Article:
Overtraining is usually the last thing I ever have to talk about when it comes to people in our gym. Usually I am spending a lot of time motivating, educating, and coaching people into a fitness life style. There does however come a time, where spending too much time in the gym, or overtraining can become something hard to pinpoint. Something that can make that competition right around the corner seem impossible. Even worse, overtraining in it’s worse state can make someone end up injured, or not even end up competing.
The most important thing an athlete needs to realize, is that training hard puts your body into a constant state of inflammation. It causes your body to produce stress hormones. It creates wear and tear on joints, nerves, bones, tendons, muscles and the nervous system. The crazy thing is we do this on purpose to our bodies to make them stronger, leaner, faster, and fitter. We do this to win the race, lift the most, and take down the strongest. This does not have to be a bad thing if you take into consideration what the body needs to recover from this type of assault.
First, let me tell you some of the signs of overtraining. Weight loss, depression, elevated resting heart rate, decrease in physical performance, susceptibility to colds and infections…..to name a few. Even when you have the motivation to get to the gym, you aren’t sure why your body isn’t responding to your mind…….overtraining could be the culprit. Sleepless nights, thoughts throughout the day of how to train harder, or differently……..not the answer. Actually the exact opposite is what your body is telling you.
Let’s take a look at how to either prevent, or get over, a bout of too hard, too much, and too often of what you thought was a good thing.
If people put as much thought into their nutrition as they did in their training, this would most likely not ever happen. The first stage that has to be addressed is how many and from where are your calories coming from. Most people that are heavily into working out, simple do not realize how many calories their bodies need to keep this up. Even the biggest, fastest guys surprise me, by either drinking low carb drinks, or barely eating through the day before a big workout session. The next surprise to me is how even men these days are affected by the negative message that the word “carbs” has in their diets. The body needs a very large amount of carbs, combined with protein, combined with healthy fats to make every system work….in a regular everyday type of guy. Now, if you are the guy getting ready for an athletic event, you should be consuming most of your calories from carbohydrates , then proteins, then fats. You will not gain weight. You will keep your body energized, functioning, and repairing what you have torn down.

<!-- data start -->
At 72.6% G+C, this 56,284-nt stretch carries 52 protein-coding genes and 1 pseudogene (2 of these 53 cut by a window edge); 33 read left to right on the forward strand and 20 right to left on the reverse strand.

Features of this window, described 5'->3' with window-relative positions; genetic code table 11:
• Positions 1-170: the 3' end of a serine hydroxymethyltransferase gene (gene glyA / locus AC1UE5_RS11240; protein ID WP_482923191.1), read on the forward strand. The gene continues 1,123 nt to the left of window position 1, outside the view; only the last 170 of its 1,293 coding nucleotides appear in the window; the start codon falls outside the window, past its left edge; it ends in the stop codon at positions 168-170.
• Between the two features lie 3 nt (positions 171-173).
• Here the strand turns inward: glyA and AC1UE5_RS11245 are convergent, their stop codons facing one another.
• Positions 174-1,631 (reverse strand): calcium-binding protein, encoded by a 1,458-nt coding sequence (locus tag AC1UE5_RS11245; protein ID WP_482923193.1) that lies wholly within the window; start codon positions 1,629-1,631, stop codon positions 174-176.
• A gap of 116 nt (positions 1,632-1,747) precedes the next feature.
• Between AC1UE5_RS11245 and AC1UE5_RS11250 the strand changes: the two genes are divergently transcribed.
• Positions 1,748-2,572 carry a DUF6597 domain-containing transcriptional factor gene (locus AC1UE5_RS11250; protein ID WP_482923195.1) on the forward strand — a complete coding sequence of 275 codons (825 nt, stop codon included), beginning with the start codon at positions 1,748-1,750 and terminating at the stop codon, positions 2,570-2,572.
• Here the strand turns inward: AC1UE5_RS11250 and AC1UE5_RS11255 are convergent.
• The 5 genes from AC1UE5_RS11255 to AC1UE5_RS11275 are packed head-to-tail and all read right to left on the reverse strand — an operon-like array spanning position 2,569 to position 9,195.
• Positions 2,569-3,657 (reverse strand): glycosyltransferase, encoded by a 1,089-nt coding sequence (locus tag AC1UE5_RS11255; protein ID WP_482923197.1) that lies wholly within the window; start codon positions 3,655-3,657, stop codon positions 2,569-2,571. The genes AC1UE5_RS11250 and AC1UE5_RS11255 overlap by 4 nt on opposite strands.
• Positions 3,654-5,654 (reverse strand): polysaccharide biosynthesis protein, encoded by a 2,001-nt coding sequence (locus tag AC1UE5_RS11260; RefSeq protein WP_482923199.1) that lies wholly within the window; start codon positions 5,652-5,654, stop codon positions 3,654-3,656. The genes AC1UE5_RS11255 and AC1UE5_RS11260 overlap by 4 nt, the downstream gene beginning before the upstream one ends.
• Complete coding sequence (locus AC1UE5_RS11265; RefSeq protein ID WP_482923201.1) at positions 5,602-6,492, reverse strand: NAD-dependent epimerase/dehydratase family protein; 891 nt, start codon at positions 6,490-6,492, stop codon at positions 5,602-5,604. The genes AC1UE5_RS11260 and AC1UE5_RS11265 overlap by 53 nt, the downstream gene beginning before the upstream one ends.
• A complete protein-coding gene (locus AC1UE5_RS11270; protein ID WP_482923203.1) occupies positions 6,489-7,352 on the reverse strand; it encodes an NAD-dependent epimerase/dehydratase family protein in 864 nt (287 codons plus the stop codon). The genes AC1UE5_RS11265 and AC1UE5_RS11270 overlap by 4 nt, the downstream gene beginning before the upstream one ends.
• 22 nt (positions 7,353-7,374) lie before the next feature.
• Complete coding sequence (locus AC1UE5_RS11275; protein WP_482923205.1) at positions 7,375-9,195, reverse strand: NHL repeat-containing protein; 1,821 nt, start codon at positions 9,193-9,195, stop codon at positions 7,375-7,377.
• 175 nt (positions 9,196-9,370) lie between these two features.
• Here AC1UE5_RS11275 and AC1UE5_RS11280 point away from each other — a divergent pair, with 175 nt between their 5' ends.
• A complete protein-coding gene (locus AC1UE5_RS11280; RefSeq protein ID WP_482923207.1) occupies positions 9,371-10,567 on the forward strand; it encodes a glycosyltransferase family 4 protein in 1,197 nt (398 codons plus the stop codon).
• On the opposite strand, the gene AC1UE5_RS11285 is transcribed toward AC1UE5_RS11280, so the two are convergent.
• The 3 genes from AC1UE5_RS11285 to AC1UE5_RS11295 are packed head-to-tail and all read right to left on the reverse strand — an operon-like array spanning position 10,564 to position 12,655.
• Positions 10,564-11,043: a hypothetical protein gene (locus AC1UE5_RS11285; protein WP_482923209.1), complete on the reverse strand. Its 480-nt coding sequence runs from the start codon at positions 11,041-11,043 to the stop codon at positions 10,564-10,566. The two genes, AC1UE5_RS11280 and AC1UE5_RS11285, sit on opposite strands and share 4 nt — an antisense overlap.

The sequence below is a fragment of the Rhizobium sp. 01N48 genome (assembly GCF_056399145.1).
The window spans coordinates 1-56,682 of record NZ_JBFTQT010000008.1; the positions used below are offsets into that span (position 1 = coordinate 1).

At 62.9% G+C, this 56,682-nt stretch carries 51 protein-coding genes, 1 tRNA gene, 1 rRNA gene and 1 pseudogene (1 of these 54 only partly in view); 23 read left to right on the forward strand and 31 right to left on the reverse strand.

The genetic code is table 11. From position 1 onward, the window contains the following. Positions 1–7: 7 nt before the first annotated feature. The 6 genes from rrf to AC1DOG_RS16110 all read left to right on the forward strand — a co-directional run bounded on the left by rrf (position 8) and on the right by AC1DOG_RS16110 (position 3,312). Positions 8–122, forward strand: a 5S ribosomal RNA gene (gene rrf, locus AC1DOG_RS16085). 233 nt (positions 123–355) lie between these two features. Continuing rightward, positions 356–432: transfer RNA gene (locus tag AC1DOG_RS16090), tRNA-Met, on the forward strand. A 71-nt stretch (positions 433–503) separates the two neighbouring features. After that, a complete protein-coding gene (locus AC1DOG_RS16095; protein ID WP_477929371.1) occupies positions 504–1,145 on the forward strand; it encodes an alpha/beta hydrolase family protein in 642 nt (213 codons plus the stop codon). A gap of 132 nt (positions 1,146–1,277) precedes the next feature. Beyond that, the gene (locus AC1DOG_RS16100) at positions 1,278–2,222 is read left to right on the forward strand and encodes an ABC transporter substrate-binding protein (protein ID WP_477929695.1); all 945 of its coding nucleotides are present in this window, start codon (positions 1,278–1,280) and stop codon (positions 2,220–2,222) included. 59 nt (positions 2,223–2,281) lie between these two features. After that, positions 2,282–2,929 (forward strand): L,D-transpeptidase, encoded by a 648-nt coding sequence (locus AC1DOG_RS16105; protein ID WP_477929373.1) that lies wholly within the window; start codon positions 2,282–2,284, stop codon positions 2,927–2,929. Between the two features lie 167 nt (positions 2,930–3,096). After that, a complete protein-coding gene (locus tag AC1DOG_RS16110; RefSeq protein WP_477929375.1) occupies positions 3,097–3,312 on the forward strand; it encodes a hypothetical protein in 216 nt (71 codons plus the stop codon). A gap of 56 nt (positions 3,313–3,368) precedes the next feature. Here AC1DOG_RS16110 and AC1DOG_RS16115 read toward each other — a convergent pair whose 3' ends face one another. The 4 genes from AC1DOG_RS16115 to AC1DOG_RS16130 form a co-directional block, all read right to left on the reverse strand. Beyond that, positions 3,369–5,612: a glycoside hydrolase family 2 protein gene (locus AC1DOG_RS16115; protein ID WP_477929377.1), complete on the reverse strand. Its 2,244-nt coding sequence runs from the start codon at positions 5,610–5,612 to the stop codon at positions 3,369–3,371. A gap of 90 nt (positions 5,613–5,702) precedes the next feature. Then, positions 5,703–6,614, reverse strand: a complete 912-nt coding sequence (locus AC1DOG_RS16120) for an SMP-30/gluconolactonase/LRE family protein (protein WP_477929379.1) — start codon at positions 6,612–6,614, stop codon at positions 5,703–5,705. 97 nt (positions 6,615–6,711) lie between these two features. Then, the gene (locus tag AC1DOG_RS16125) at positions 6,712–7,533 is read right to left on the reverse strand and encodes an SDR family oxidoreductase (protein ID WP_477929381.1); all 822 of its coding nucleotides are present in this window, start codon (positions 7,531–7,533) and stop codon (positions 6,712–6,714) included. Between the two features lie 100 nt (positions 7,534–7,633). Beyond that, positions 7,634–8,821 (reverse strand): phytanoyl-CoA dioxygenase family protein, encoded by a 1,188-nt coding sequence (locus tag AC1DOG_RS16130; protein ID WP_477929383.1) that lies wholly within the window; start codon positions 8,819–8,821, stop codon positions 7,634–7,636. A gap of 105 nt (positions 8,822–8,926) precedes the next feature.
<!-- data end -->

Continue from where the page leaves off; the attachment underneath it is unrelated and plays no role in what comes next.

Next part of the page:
You also need to take into consideration that what you ingest AFTER your workout is maybe even more important that what you ingest before. Your body after a tough workout has just depleted it’s glycogen stores. What that basically means is you need to “re-feed” your glycogen stores. What that does is start an immediate repair, rebuild, recovery cycle right after you leave the gym. Wait too long to do this, and studies have shown that for every 15 minutes after the golden half hour after a workout, you can almost negate the entire session, by not only not recovering, but never setting the repairative session in gear.
If you haven’t already, sign up for my site on the right of this page. The first thing that you will get from me is the best post-workout recipe ever from a study done in the book, Nutrient Timing. I promise you, you will feel a difference within one week after doing this one thing. Now, add in the other tips, and you are on your way to either recovery, or never having to worry about this problem.
Recovering an overtrained body involves taking time off. More than you think. Imagine that you have just taken off a cast too early, and you keep trying to walk on a broken foot…..just a little……only for an hour…every day or so. IT WON”T HEAL!! You need first and foremost, SLEEP. Then you need the right nutrition to supply vital nutrients to your torn up cells. After that, you need to re-plan that type of training that will get you back on track. Not every day should be an intense, PR day. Not every day should be an all out speed breaker. You need to periodize your training. After a really heavy day, take a day off, or only stretch. After a really fast day with lots of reps, rest, then go for a PR day after that. Change it up weekly…..that is how you will make gains, and not end up on the sidelines.
Remember. Nutrition. High calories of carbs, proteins, and healthy fats. Sleep, and lots of it. Post-workout drinks immediately after a training session, and about 2 hours before a big meal. Lastly, change up the type of workouts, by periodization.
This is how you WILL be the toughest, fastest, strongest, and last the longest!!
Isn’t that why you are doing this in the first place?
Always looking for ways to get us to optimal health!